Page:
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Women's Health

Always Late? Find Out Why

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3. “I need to know I’m loved” continued...

“When did it happen with your father?” I asked.

“Not often. Once in a while going to school. My dad drove me, but if I was late — even by a minute — he’d just leave, and I’d have to find a way to get there on my own.”

“He was unfair,” I said. “And he wasn’t loving, at those times.”

One way we may gauge the affection of others is to test whether they will sacrifice their time. If you keep your husband waiting for updates on your schedule, figure out why: Do you feel he should be more involved in planning dinners or resent that he complained about the last two weekend outings that you had arranged? Turn your insight into a confession of sorts: “I was thinking about why I’ve been keeping you in the dark until the last minute. And I may have figured it out. We used to alternate planning things for the kids. But lately, it’s been all me. I know that’s just the way it evolved, but I liked it when you were scoping out fun things for us, and I miss it. Can we go back to a team approach?”

If you have a friend who is always late, you can become a true healer with just one comment like this: “Just so you know, I’ll always wait for you. You’re much more important to me than getting to a movie in time for previews. But it would be great if we did leave early enough, because cutting it too close makes me stressed out about parking and all that.”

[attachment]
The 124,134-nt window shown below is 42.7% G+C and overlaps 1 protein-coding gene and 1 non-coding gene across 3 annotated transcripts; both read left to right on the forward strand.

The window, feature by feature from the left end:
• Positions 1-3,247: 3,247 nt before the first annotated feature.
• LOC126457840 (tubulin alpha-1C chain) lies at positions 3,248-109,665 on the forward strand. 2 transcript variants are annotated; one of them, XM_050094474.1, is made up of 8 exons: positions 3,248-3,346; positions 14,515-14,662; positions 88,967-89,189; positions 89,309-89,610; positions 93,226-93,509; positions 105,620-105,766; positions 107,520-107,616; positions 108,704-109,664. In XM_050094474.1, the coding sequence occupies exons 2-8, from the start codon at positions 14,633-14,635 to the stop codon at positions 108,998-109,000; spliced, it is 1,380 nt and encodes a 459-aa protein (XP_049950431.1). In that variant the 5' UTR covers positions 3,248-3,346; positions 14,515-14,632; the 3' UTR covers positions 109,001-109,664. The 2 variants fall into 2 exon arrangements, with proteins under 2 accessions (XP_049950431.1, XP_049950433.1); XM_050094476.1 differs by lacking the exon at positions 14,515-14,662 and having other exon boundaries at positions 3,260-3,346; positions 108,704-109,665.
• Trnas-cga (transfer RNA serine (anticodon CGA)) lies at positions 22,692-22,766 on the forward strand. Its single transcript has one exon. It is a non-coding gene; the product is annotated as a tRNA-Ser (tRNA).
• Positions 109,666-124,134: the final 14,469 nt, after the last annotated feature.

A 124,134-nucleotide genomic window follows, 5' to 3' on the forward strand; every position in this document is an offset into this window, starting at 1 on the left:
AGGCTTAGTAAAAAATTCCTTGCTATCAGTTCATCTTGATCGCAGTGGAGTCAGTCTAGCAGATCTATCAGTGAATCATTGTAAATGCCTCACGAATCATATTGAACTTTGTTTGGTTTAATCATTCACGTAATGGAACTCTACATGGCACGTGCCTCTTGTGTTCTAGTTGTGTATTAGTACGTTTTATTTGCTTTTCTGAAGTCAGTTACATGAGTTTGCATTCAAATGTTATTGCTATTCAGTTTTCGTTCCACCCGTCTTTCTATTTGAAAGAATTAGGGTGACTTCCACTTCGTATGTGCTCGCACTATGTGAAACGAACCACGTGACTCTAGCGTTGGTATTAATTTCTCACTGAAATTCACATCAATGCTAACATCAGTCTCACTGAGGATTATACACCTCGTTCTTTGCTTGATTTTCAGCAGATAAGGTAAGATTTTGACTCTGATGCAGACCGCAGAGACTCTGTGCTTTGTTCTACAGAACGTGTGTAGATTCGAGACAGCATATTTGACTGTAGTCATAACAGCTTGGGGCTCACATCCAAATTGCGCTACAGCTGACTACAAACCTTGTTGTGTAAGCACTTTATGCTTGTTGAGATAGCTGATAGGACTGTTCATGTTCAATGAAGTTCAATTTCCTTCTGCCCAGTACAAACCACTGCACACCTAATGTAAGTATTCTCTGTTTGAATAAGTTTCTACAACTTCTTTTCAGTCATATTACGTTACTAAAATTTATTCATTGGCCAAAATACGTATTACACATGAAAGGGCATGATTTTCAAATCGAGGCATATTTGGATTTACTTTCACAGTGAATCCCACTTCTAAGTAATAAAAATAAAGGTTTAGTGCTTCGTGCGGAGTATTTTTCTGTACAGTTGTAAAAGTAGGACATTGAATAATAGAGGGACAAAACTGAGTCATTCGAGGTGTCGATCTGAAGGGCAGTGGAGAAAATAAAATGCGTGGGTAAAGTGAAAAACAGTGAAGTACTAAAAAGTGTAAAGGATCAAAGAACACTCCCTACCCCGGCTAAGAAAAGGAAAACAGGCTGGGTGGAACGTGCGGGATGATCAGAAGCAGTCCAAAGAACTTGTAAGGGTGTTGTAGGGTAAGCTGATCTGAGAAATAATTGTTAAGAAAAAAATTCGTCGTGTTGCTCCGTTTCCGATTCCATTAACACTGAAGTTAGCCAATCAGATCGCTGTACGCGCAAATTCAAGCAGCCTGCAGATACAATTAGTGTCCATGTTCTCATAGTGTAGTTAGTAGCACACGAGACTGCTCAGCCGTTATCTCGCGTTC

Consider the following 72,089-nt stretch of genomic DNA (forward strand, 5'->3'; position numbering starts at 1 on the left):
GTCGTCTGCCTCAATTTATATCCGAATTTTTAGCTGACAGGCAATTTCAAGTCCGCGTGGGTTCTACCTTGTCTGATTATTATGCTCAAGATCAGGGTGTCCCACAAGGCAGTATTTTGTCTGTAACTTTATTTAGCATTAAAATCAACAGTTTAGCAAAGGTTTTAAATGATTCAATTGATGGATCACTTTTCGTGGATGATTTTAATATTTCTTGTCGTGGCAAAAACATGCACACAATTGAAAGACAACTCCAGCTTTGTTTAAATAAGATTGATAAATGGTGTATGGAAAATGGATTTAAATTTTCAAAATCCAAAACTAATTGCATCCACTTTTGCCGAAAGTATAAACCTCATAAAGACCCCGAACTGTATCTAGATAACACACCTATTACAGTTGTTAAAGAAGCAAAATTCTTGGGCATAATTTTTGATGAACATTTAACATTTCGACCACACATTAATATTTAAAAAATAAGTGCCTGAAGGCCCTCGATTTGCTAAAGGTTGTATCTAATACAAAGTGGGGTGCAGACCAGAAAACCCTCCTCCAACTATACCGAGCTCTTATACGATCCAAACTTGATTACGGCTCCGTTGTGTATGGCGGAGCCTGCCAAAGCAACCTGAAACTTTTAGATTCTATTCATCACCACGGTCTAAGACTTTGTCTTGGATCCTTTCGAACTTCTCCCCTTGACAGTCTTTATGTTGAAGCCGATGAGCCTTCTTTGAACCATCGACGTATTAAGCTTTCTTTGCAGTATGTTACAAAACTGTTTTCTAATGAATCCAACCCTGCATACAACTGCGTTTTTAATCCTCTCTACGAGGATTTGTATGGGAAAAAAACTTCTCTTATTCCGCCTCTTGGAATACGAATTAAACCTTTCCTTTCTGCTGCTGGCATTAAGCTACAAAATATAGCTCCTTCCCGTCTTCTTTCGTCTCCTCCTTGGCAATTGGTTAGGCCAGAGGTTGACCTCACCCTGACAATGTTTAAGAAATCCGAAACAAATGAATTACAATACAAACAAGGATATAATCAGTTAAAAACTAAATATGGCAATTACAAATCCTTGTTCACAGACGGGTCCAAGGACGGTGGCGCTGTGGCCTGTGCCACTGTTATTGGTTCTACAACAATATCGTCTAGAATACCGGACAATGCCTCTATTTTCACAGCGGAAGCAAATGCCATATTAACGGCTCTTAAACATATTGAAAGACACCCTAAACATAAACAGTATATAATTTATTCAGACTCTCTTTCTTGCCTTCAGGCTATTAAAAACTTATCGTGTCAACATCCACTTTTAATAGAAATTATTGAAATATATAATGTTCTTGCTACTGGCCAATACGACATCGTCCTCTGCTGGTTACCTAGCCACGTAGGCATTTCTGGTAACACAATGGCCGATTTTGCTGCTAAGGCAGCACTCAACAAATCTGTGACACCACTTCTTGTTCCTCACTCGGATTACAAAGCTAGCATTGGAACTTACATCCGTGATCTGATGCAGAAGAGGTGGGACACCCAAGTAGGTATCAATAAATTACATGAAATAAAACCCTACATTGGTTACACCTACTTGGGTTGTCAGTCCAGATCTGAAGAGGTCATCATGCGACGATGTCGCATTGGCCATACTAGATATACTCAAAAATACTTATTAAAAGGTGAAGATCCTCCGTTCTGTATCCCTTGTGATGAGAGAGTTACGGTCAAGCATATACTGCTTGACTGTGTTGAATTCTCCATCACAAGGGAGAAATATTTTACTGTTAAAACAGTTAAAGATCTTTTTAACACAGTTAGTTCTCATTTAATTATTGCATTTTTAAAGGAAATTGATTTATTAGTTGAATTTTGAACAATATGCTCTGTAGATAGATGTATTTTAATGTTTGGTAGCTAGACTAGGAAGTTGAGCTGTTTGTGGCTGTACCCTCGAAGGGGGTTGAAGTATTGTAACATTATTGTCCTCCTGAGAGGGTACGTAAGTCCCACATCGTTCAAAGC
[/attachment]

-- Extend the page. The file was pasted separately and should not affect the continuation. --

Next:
Clocking Lateness

Use the profiles delineated above to nail why you have trouble being on time. Then you can start fighting back with these practical strategies. And don’t start “later” — start now.

  • Keep a date book and be sure to carry it with you: Writing down appointments makes them real; having that record always handy will keep you honest. If you aren’t scheduling yourself on paper or electronically, you’re more likely to give yourself leeway — at the expense of others.
  • Factor lateness into your day: Create “lateness buffers” by planning to leave an event 10 or 15 minutes earlier than your first pass at scheduling would indicate. Or start getting ready a bit sooner than you think you need to, reminding yourself you aren’t the best judge of how much time you need.
  • Have more confidence in your future: When you steal time to send one last e-mail, you’re really saying you’re not sure there’s enough time for, well, your life. Try walking out on the day’s loose ends, and you’ll find they slowly lose their control over you.
  • Put yourself in their shoes: Imagine yourself as one of the people waiting for you, and his or her anxiety that time doesn’t really matter to you. Doing this exercise might motivate you to be more punctual.
  • Balance your imbalances: If you’re the chronically late one in your family and your husband is compulsively punctual, recruit him as a time coach.
  • Be sure you wear a watch: When you see that the time of your appointment has arrived, but you haven’t, you may feel just enough “good stress” to make more of an effort to be on time.
  • Take time — for yourself: For those who have trouble creating realistic schedules and sticking to them, meditation can be beneficial because it forces you to sit quietly with yourself and focus. Yoga or an exercise routine can do the same.

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